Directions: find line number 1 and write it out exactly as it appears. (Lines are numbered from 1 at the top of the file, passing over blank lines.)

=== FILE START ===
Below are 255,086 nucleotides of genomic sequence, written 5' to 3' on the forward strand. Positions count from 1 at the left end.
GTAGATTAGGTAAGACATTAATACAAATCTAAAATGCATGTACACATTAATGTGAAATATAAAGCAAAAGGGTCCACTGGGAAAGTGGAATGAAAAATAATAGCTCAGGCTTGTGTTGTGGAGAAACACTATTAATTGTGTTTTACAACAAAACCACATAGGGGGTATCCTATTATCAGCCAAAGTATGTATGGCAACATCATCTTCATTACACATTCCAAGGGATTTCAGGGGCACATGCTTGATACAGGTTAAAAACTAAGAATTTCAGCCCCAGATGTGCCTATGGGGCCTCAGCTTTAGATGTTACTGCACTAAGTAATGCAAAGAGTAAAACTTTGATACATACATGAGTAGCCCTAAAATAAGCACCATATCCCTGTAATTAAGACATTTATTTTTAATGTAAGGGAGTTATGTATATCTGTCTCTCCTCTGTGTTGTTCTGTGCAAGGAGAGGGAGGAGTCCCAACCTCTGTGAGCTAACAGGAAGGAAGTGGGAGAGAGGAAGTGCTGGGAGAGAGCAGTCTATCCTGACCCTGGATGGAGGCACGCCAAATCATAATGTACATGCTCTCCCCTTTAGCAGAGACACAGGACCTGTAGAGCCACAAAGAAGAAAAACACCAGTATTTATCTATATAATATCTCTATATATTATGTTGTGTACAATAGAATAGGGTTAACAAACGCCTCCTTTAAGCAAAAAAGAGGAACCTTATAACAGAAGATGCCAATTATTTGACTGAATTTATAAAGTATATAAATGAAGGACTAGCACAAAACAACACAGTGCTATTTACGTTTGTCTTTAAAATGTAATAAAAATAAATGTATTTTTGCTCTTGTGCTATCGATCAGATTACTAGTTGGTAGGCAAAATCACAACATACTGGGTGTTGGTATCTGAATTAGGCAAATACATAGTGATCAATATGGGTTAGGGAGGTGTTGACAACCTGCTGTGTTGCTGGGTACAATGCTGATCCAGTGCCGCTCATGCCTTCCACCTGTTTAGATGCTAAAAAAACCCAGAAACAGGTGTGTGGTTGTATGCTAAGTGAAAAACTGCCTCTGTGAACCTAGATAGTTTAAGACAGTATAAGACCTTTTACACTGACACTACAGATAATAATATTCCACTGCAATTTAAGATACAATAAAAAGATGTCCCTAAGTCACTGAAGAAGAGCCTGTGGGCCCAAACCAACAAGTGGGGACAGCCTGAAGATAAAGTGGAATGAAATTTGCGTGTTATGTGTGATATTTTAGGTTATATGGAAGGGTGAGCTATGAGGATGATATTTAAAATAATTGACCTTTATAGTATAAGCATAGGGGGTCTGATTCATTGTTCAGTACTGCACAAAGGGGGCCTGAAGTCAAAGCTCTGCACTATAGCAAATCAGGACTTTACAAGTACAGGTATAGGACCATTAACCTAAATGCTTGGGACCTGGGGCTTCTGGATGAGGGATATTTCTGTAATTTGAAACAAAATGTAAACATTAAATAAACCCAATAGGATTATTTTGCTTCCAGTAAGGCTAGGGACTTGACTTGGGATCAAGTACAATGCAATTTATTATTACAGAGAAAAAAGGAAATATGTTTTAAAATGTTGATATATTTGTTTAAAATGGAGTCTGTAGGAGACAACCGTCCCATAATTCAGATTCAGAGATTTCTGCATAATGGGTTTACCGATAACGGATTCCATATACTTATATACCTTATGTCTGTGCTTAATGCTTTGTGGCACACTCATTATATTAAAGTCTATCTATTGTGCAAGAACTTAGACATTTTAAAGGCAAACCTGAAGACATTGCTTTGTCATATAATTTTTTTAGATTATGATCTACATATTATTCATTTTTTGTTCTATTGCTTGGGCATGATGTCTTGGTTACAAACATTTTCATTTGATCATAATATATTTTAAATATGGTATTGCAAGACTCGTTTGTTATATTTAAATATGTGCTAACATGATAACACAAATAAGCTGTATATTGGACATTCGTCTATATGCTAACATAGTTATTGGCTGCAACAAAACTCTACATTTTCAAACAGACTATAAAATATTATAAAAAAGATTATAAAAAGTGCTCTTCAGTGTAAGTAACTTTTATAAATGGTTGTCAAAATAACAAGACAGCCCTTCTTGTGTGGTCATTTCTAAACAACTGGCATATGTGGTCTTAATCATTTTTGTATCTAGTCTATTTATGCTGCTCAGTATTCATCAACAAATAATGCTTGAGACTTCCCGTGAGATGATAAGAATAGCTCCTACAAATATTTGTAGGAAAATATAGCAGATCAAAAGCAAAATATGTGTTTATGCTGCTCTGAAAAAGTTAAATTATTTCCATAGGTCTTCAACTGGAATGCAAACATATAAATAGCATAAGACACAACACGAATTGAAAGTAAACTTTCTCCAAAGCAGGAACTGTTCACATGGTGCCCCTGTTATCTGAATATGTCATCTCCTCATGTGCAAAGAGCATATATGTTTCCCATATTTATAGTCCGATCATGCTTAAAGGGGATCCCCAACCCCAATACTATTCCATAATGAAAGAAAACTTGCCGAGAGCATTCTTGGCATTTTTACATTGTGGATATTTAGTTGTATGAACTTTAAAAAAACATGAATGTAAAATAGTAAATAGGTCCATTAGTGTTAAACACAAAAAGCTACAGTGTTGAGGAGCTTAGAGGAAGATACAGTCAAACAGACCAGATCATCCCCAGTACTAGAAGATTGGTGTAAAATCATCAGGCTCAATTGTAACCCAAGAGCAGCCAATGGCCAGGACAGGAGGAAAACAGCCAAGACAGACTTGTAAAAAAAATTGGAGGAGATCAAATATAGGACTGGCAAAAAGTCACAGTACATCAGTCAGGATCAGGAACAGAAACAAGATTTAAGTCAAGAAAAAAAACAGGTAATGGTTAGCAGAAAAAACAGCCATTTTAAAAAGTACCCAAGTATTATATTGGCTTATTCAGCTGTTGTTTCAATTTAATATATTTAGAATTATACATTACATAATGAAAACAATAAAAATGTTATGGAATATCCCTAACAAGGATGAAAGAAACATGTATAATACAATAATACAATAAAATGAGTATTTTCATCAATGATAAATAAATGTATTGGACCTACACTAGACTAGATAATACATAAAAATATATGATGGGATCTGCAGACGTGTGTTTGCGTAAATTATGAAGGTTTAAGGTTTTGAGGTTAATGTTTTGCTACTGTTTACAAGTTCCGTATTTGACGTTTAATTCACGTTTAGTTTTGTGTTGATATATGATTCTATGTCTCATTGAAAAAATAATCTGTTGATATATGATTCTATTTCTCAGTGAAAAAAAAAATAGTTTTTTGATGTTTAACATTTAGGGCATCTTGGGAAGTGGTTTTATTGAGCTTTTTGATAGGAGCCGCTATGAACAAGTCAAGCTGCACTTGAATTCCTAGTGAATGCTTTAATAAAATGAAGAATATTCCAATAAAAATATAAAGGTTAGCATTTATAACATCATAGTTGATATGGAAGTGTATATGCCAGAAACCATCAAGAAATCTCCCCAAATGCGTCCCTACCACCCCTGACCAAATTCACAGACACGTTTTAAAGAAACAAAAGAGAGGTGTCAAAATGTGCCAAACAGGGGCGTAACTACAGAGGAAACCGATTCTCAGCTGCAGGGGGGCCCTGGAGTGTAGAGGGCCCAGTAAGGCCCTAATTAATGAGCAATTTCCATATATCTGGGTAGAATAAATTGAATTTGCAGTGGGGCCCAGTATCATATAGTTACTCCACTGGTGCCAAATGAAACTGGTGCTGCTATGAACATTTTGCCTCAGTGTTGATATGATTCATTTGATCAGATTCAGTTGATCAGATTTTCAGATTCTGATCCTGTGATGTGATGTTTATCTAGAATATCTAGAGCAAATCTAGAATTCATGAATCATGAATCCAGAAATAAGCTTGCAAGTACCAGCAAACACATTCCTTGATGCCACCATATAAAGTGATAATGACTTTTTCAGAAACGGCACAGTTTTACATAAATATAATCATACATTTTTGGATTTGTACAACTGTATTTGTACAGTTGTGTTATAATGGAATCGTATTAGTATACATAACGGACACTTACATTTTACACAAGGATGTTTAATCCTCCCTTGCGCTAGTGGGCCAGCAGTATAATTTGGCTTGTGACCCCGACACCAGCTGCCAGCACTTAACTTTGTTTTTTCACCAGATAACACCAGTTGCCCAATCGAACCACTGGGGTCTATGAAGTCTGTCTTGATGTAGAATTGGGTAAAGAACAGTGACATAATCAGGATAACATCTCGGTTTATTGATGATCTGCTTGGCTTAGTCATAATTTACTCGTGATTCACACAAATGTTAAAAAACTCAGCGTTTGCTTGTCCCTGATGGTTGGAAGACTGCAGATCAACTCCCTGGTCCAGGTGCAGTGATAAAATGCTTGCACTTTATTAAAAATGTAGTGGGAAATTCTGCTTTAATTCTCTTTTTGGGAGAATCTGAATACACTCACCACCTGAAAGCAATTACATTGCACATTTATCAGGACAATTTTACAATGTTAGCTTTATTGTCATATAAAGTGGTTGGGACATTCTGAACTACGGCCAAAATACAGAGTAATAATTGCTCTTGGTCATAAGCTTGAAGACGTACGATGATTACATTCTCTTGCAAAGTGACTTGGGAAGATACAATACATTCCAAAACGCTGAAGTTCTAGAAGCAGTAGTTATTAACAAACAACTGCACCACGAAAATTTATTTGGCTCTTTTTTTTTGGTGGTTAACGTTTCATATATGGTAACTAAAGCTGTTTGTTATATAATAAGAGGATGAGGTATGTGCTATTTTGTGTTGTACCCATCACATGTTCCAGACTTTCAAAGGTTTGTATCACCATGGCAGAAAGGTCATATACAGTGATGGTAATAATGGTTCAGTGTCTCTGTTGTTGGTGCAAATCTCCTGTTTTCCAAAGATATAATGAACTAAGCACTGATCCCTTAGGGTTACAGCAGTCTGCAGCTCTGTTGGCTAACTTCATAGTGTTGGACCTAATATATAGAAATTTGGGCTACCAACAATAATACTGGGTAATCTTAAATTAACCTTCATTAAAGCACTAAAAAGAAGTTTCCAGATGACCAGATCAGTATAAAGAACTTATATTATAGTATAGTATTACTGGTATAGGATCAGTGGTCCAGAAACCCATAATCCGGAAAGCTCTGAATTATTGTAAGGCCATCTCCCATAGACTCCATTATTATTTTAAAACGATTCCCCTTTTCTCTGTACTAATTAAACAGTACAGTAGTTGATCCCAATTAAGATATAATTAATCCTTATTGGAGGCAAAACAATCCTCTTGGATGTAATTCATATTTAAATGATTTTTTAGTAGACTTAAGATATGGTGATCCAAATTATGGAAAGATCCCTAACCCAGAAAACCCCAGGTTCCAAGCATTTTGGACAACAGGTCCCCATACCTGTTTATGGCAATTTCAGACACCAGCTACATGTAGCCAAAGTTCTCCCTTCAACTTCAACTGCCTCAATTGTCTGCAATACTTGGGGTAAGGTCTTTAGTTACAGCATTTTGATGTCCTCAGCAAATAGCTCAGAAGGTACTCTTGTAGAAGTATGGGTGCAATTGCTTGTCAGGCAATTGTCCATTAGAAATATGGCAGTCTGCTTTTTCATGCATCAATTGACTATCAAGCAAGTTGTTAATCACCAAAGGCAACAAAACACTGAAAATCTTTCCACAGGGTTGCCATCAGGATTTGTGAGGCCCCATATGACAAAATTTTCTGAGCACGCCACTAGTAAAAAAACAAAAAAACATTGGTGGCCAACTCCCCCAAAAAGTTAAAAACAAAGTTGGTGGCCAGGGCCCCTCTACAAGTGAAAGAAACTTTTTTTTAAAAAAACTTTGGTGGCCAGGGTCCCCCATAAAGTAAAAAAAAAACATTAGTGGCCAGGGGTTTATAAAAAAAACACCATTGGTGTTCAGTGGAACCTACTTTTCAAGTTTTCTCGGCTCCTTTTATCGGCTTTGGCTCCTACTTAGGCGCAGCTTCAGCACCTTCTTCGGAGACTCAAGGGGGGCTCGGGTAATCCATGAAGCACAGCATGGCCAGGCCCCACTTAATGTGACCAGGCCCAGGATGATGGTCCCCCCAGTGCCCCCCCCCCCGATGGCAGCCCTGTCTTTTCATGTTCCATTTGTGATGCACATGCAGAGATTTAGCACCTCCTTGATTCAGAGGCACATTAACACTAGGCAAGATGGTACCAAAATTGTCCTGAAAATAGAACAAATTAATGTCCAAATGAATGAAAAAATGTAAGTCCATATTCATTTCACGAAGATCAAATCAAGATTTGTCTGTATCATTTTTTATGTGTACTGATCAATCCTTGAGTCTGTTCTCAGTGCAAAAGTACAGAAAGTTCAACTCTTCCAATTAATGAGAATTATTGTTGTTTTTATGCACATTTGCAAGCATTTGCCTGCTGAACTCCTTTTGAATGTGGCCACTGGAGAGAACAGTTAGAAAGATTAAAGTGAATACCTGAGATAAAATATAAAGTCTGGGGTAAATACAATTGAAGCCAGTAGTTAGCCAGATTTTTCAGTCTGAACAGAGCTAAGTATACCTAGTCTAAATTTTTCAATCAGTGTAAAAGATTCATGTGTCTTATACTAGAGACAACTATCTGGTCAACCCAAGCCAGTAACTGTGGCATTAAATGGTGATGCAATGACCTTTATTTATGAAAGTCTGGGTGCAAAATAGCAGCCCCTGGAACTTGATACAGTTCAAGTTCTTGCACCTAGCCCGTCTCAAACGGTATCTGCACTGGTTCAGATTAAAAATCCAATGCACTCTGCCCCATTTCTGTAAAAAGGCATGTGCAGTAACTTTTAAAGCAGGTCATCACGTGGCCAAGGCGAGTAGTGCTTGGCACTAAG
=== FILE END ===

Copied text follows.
Below are 255,086 nucleotides of genomic sequence, written 5' to 3' on the forward strand. Positions count from 1 at the left end.